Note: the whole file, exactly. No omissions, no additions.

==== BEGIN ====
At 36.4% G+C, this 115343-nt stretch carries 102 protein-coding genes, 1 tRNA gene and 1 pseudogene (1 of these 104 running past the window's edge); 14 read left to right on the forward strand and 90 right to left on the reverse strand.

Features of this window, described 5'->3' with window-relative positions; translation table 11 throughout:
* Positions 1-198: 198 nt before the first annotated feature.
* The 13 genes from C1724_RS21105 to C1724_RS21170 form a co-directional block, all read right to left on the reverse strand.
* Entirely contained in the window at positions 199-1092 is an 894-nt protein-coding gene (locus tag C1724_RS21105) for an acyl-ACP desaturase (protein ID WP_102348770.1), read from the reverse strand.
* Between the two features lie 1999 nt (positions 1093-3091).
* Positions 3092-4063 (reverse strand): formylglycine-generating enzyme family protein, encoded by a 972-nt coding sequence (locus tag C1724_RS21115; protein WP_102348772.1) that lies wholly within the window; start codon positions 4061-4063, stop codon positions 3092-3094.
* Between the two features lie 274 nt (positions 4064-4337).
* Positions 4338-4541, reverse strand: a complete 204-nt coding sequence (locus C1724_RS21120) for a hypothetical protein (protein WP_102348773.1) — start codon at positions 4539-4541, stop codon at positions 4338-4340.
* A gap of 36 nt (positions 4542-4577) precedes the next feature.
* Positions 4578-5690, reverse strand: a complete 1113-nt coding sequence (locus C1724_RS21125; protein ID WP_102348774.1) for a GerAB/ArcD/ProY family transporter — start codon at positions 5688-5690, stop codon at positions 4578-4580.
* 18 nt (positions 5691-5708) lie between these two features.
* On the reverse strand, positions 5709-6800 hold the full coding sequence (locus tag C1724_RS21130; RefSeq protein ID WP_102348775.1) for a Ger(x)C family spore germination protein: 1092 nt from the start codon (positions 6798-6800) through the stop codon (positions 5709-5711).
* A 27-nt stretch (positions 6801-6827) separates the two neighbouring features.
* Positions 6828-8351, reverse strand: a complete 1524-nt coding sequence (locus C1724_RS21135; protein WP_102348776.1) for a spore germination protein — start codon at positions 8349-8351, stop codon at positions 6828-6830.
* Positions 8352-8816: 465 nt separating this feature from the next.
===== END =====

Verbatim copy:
At 36.4% G+C, this 115343-nt stretch carries 102 protein-coding genes, 1 tRNA gene and 1 pseudogene (1 of these 104 running past the window's edge); 14 read left to right on the forward strand and 90 right to left on the reverse strand.

Features of this window, described 5'->3' with window-relative positions; translation table 11 throughout:
* Positions 1-198: 198 nt before the first annotated feature.
* The 13 genes from C1724_RS21105 to C1724_RS21170 form a co-directional block, all read right to left on the reverse strand.
* Entirely contained in the window at positions 199-1092 is an 894-nt protein-coding gene (locus tag C1724_RS21105) for an acyl-ACP desaturase (protein ID WP_102348770.1), read from the reverse strand.
* Between the two features lie 1999 nt (positions 1093-3091).
* Positions 3092-4063 (reverse strand): formylglycine-generating enzyme family protein, encoded by a 972-nt coding sequence (locus tag C1724_RS21115; protein WP_102348772.1) that lies wholly within the window; start codon positions 4061-4063, stop codon positions 3092-3094.
* Between the two features lie 274 nt (positions 4064-4337).
* Positions 4338-4541, reverse strand: a complete 204-nt coding sequence (locus C1724_RS21120) for a hypothetical protein (protein WP_102348773.1) — start codon at positions 4539-4541, stop codon at positions 4338-4340.
* A gap of 36 nt (positions 4542-4577) precedes the next feature.
* Positions 4578-5690, reverse strand: a complete 1113-nt coding sequence (locus C1724_RS21125; protein ID WP_102348774.1) for a GerAB/ArcD/ProY family transporter — start codon at positions 5688-5690, stop codon at positions 4578-4580.
* 18 nt (positions 5691-5708) lie between these two features.
* On the reverse strand, positions 5709-6800 hold the full coding sequence (locus tag C1724_RS21130; RefSeq protein ID WP_102348775.1) for a Ger(x)C family spore germination protein: 1092 nt from the start codon (positions 6798-6800) through the stop codon (positions 5709-5711).
* A 27-nt stretch (positions 6801-6827) separates the two neighbouring features.
* Positions 6828-8351, reverse strand: a complete 1524-nt coding sequence (locus C1724_RS21135; protein WP_102348776.1) for a spore germination protein — start codon at positions 8349-8351, stop codon at positions 6828-6830.
* Positions 8352-8816: 465 nt separating this feature from the next.